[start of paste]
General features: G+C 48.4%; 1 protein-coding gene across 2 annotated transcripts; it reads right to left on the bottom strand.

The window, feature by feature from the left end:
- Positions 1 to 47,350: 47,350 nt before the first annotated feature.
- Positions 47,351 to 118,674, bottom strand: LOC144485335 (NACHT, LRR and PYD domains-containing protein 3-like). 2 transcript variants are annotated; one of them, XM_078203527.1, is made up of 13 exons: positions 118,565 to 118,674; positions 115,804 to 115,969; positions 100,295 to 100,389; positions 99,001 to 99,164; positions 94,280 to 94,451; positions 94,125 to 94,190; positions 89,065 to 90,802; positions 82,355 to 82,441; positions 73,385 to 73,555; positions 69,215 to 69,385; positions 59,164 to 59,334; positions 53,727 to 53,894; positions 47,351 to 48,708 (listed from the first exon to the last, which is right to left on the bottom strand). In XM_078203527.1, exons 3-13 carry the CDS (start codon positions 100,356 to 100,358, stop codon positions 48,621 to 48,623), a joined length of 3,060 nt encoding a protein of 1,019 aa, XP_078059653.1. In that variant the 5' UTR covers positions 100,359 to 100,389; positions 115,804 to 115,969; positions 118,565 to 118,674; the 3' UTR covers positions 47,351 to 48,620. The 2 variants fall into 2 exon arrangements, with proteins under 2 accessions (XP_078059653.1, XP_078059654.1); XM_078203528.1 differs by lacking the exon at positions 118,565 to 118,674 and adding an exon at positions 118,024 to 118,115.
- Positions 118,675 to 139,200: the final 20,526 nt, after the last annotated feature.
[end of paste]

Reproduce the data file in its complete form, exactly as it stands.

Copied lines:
General features: G+C 48.4%; 1 protein-coding gene across 2 annotated transcripts; it reads right to left on the bottom strand.

The window, feature by feature from the left end:
- Positions 1 to 47,350: 47,350 nt before the first annotated feature.
- Positions 47,351 to 118,674, bottom strand: LOC144485335 (NACHT, LRR and PYD domains-containing protein 3-like). 2 transcript variants are annotated; one of them, XM_078203527.1, is made up of 13 exons: positions 118,565 to 118,674; positions 115,804 to 115,969; positions 100,295 to 100,389; positions 99,001 to 99,164; positions 94,280 to 94,451; positions 94,125 to 94,190; positions 89,065 to 90,802; positions 82,355 to 82,441; positions 73,385 to 73,555; positions 69,215 to 69,385; positions 59,164 to 59,334; positions 53,727 to 53,894; positions 47,351 to 48,708 (listed from the first exon to the last, which is right to left on the bottom strand). In XM_078203527.1, exons 3-13 carry the CDS (start codon positions 100,356 to 100,358, stop codon positions 48,621 to 48,623), a joined length of 3,060 nt encoding a protein of 1,019 aa, XP_078059653.1. In that variant the 5' UTR covers positions 100,359 to 100,389; positions 115,804 to 115,969; positions 118,565 to 118,674; the 3' UTR covers positions 47,351 to 48,620. The 2 variants fall into 2 exon arrangements, with proteins under 2 accessions (XP_078059653.1, XP_078059654.1); XM_078203528.1 differs by lacking the exon at positions 118,565 to 118,674 and adding an exon at positions 118,024 to 118,115.
- Positions 118,675 to 139,200: the final 20,526 nt, after the last annotated feature.